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Published byHaylie Heyman Modified over 2 years ago

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Three More Laws

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A. Ideal Gas Law The 4 th variable that considers the amount of gas in the system is P 1 V 1 T 1 n = P 2 V 2 T 2 n Equal volumes of gases contain equal numbers of moles (varies directly w/V). Add moles to the combination gas law

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A. Ideal Gas Law You don’t need to memorize this value! You can calculate the # of n of gas at standard values for P, V, and T PV Tn = R (1 atm)(22.4L) (273K)(1 mol) = R UNIVERSAL GAS CONSTANT R= 0.0821 atm∙L/mol∙K R=8.315 kPa L/mol K

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A. Ideal Gas Law You don’t need to memorize these values! UNIVERSAL GAS CONSTANT R= 0.0821 atm∙L/mol∙K R=8.315 kPa L/mol K PV=nRT

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A. Example Problems 1. At what temperature will 5.00g of Cl 2 exert a pressure of 900 mm Hg at a volume of 750 mL? 2. Find the number of grams of CO 2 that exert a pressure of 785 mm Hg at a volume of 32.5 L and a temperature of 32 degrees Celsius. 3. What volume will 454 g of H 2 occupy at 1.05 atm and 25°C.

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B. Graham’s Law Diffusion Diffusion – The tendency of molecules to move toward areas of lower concentration. Ex: air leaving tire when valve is opened Effusion Effusion – Passing of gas molecules through a tiny opening in a container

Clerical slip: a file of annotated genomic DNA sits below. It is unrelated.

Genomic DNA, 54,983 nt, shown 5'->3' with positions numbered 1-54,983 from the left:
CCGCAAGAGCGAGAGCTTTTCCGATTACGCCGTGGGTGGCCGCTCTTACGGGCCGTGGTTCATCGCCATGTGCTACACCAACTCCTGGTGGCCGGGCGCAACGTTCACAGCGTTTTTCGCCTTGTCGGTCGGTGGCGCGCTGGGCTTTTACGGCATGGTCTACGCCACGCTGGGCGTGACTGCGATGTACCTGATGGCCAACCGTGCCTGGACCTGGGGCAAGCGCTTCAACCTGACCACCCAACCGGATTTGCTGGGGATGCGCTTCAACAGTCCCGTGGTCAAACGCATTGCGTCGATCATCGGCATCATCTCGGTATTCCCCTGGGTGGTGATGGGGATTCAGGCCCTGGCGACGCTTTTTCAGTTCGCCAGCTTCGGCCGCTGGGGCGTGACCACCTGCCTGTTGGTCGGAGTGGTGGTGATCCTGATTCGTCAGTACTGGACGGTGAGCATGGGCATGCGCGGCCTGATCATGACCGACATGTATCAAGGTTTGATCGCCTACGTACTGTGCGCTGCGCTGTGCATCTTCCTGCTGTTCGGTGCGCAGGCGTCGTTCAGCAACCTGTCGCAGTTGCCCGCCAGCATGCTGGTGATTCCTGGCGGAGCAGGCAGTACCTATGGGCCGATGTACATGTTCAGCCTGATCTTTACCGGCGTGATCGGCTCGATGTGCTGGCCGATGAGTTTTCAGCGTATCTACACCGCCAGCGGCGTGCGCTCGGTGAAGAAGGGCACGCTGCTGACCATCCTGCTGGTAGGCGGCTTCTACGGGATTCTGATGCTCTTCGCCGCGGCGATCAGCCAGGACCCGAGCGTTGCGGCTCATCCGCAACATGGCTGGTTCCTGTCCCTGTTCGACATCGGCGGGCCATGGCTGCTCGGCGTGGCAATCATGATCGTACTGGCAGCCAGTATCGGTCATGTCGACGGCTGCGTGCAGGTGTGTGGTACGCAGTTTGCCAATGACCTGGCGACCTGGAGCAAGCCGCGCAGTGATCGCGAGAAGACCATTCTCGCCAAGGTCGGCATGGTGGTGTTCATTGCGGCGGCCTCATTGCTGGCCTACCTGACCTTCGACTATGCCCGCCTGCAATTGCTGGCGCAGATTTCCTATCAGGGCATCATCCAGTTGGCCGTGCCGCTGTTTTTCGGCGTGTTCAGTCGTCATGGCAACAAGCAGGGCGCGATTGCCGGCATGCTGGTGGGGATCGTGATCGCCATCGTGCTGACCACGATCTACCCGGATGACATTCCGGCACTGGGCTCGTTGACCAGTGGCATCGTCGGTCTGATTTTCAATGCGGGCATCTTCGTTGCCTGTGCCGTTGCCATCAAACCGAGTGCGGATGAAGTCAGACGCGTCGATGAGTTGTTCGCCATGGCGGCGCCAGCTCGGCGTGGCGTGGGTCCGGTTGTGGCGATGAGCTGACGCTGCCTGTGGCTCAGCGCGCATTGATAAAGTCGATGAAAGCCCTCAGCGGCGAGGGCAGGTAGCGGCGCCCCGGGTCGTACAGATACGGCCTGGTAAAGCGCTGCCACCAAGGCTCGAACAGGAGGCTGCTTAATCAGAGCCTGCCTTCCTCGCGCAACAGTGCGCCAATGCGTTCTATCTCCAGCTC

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B. Graham’s Law Which one is Diffusion and which one is Effusion? Diffusion Effusion Tiny opening

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C. Dalton’s Partial Pressure Law The total pressure of a mixture of gases equals the sum of the partial pressures of the individual gases. P total = P 1 + P 2 + P 3 +...

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C. Dalton’s Law Exmple problem: 1. Air contains oxygen, nitrogen, carbon dioxide, and trace amounts of other gases. What is the partial pressure of oxygen (P O 2 ) at 101.3 kPa of total pressure if the partial pressures of nitrogen, carbon dioxide, and other gases are 79.10 kPa, 0.040 kPa, and 0.94 kPa. P O 2 = P total – (P N 2 + P CO 2 + P others ) = 101.3 kPa – (79.10 kPa + 0.040 kPa + 0.94 kPa) = 21.22 kPa

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NOTES: 14.4 – Dalton’s Law & Graham’s Law

NOTES: 14.4 – Dalton’s Law & Graham’s Law

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